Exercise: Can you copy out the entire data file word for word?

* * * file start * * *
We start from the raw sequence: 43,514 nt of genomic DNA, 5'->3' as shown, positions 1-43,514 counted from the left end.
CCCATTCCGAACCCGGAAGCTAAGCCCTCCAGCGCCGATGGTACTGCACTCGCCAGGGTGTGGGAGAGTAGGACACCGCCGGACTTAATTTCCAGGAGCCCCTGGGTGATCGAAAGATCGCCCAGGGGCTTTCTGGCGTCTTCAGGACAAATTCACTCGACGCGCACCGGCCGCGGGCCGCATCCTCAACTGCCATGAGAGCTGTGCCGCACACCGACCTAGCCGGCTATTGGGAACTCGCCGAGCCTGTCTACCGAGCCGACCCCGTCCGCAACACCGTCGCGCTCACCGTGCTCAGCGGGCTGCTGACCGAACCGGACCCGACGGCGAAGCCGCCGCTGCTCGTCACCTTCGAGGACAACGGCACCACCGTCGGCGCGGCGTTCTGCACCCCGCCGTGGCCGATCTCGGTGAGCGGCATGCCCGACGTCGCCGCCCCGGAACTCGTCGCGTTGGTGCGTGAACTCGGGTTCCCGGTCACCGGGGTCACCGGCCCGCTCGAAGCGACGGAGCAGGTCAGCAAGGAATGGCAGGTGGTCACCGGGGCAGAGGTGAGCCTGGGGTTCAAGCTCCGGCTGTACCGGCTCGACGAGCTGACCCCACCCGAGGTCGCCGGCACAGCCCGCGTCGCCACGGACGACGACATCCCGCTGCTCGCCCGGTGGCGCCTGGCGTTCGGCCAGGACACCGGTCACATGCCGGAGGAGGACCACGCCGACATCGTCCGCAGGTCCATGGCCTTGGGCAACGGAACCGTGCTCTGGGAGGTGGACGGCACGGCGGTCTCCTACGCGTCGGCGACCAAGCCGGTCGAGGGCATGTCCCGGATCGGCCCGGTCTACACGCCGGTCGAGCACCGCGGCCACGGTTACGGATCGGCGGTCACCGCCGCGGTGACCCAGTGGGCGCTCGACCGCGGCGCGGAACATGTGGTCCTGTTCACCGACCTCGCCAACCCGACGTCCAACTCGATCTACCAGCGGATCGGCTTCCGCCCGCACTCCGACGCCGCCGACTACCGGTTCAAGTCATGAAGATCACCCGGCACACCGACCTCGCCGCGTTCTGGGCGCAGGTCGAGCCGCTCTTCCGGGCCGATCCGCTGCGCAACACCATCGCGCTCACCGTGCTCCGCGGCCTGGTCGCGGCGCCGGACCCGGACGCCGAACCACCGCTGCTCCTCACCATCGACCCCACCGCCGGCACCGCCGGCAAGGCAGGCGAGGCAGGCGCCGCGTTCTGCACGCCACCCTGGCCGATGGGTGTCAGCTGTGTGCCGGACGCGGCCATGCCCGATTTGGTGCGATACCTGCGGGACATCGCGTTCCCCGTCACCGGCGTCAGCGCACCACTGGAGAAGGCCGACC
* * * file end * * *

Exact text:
We start from the raw sequence: 43,514 nt of genomic DNA, 5'->3' as shown, positions 1-43,514 counted from the left end.
CCCATTCCGAACCCGGAAGCTAAGCCCTCCAGCGCCGATGGTACTGCACTCGCCAGGGTGTGGGAGAGTAGGACACCGCCGGACTTAATTTCCAGGAGCCCCTGGGTGATCGAAAGATCGCCCAGGGGCTTTCTGGCGTCTTCAGGACAAATTCACTCGACGCGCACCGGCCGCGGGCCGCATCCTCAACTGCCATGAGAGCTGTGCCGCACACCGACCTAGCCGGCTATTGGGAACTCGCCGAGCCTGTCTACCGAGCCGACCCCGTCCGCAACACCGTCGCGCTCACCGTGCTCAGCGGGCTGCTGACCGAACCGGACCCGACGGCGAAGCCGCCGCTGCTCGTCACCTTCGAGGACAACGGCACCACCGTCGGCGCGGCGTTCTGCACCCCGCCGTGGCCGATCTCGGTGAGCGGCATGCCCGACGTCGCCGCCCCGGAACTCGTCGCGTTGGTGCGTGAACTCGGGTTCCCGGTCACCGGGGTCACCGGCCCGCTCGAAGCGACGGAGCAGGTCAGCAAGGAATGGCAGGTGGTCACCGGGGCAGAGGTGAGCCTGGGGTTCAAGCTCCGGCTGTACCGGCTCGACGAGCTGACCCCACCCGAGGTCGCCGGCACAGCCCGCGTCGCCACGGACGACGACATCCCGCTGCTCGCCCGGTGGCGCCTGGCGTTCGGCCAGGACACCGGTCACATGCCGGAGGAGGACCACGCCGACATCGTCCGCAGGTCCATGGCCTTGGGCAACGGAACCGTGCTCTGGGAGGTGGACGGCACGGCGGTCTCCTACGCGTCGGCGACCAAGCCGGTCGAGGGCATGTCCCGGATCGGCCCGGTCTACACGCCGGTCGAGCACCGCGGCCACGGTTACGGATCGGCGGTCACCGCCGCGGTGACCCAGTGGGCGCTCGACCGCGGCGCGGAACATGTGGTCCTGTTCACCGACCTCGCCAACCCGACGTCCAACTCGATCTACCAGCGGATCGGCTTCCGCCCGCACTCCGACGCCGCCGACTACCGGTTCAAGTCATGAAGATCACCCGGCACACCGACCTCGCCGCGTTCTGGGCGCAGGTCGAGCCGCTCTTCCGGGCCGATCCGCTGCGCAACACCATCGCGCTCACCGTGCTCCGCGGCCTGGTCGCGGCGCCGGACCCGGACGCCGAACCACCGCTGCTCCTCACCATCGACCCCACCGCCGGCACCGCCGGCAAGGCAGGCGAGGCAGGCGCCGCGTTCTGCACGCCACCCTGGCCGATGGGTGTCAGCTGTGTGCCGGACGCGGCCATGCCCGATTTGGTGCGATACCTGCGGGACATCGCGTTCCCCGTCACCGGCGTCAGCGCACCACTGGAGAAGGCCGACC